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Casper Hosts First Restorative Justice Conference in Wyoming

Tom Morton, Townsquare Media
Tom Morton, Townsquare Media

Wyoming will get its first look at the restorative justice movement that intends to transform the entire legal system, families, workplaces and politics at a symposium this week in Casper.

“It will begin with an overview of the origins of restorative justice and the philosophy, its principles, its practices and the outcomes that it can provide,” said Jen Miner, chairwoman of Natrona County Restorative Justice.

The symposium begins Tuesday evening and continues through Thursday at the Ramkota hotel, 800 N. Poplar St.

In January, Miner told the Casper City Council that restorative justice offers opportunities for people to be accountable for the harm they’ve caused, and to give opportunities for victims to be a part of that process when decisions, such as sentencings, are made.

About a hundred people from around the state had signed up for the symposium by Friday, she said. They include educators, probation officers, attorneys, representatives of churches and other faith communities

Some of the speakers are judges for juvenile courts in Georgia and Idaho; victim services coordinators; a former convict who is now a pastor; educators; corrections officers; police officers; and family members of murder victims.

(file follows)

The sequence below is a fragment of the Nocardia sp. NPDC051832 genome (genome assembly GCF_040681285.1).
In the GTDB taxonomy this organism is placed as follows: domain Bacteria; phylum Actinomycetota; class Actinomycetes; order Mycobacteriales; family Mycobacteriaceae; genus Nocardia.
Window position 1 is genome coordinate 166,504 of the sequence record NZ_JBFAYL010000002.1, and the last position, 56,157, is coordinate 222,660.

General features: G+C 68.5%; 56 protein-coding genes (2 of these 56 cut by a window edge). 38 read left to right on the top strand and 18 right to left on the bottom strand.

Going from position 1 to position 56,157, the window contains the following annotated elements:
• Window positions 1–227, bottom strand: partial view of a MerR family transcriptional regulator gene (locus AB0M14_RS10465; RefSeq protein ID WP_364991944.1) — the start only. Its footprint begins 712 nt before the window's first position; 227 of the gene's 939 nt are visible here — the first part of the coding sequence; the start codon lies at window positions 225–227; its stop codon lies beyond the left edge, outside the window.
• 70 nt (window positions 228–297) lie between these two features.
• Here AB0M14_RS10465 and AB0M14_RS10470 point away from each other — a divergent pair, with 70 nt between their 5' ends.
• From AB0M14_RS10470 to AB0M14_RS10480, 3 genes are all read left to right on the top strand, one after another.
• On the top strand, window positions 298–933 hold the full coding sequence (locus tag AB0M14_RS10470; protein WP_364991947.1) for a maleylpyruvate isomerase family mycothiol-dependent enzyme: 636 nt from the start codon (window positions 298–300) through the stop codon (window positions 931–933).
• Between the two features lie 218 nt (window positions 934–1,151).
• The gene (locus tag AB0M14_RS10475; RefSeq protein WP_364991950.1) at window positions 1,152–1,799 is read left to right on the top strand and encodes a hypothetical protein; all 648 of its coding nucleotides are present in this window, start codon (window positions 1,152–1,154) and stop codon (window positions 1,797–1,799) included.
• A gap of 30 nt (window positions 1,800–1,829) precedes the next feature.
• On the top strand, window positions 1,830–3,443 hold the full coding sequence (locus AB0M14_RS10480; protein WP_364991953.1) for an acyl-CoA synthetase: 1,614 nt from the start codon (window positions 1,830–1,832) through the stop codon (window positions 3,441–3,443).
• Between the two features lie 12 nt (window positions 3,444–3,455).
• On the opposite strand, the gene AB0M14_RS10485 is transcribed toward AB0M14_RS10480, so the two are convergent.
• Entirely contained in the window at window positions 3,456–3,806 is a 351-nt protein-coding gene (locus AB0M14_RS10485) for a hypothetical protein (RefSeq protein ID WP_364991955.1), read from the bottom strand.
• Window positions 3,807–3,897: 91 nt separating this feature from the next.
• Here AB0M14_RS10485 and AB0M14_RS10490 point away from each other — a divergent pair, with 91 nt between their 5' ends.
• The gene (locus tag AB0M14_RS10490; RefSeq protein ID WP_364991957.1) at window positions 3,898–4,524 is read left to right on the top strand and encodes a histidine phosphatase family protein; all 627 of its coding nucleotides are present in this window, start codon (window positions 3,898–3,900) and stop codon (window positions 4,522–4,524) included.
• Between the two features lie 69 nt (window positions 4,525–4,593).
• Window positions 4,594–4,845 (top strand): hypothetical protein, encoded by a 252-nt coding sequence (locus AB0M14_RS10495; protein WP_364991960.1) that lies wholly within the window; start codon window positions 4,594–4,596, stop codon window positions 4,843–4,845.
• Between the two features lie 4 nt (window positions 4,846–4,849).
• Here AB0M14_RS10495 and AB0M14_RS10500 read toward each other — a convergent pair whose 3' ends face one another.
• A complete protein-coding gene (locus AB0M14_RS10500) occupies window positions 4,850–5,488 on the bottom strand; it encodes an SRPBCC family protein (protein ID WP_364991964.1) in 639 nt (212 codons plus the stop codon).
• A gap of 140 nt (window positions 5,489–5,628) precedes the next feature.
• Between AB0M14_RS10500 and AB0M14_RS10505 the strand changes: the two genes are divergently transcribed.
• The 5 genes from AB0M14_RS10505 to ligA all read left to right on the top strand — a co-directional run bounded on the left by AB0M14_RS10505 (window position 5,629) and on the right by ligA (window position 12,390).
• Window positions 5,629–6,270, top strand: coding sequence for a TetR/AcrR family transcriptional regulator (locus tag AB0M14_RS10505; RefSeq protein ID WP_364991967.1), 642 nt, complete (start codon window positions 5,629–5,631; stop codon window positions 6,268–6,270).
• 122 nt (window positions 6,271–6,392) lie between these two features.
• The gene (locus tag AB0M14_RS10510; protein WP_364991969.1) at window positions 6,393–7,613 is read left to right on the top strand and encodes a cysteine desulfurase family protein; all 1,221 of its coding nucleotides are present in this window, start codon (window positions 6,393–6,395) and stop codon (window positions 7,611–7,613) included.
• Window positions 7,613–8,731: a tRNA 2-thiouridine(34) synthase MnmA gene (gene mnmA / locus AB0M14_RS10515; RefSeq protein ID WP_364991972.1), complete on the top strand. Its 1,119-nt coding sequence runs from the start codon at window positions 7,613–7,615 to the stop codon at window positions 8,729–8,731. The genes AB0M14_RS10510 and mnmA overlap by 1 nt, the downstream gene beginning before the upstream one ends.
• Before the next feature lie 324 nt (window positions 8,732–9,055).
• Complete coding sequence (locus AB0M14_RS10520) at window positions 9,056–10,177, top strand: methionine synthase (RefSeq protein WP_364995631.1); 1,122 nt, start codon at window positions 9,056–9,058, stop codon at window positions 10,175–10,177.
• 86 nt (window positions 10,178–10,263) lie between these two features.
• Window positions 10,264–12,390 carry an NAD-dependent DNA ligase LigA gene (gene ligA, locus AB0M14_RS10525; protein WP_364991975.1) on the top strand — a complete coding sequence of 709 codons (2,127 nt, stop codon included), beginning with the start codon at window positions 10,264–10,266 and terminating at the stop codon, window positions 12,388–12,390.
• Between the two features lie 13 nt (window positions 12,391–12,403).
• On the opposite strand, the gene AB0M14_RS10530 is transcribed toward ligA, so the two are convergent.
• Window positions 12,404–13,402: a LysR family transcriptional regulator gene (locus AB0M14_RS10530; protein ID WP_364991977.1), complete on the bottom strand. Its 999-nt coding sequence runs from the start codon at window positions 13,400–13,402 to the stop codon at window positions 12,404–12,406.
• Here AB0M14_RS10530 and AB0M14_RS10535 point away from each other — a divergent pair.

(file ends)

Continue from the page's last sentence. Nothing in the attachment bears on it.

The final session will offer strategies for communities to get started, Miner said.

A lot of communities choose to start in schools because many of them already have anti-bullying programs, she said.

The upfront costs in time and personnel may be a concern, but the payoff is worth it, Miner said.

Schools, for example, spend a lot of effort in discipline and restorative justice practices can mitigate those costs.

“If you’re reducing school suspensions, kids being expelled from school, they’re savings in that — not only monetary savings but we’re saving our kids,” she said. “They’re staying in school.”

Some institutions opt to set up programs internally, while others refer to other agencies that offer restorative services, Miner said. “The fact that most restorative justice programs involve and utilize volunteers, that is a cost savings, that is not extra staff that you’re having to hire.”

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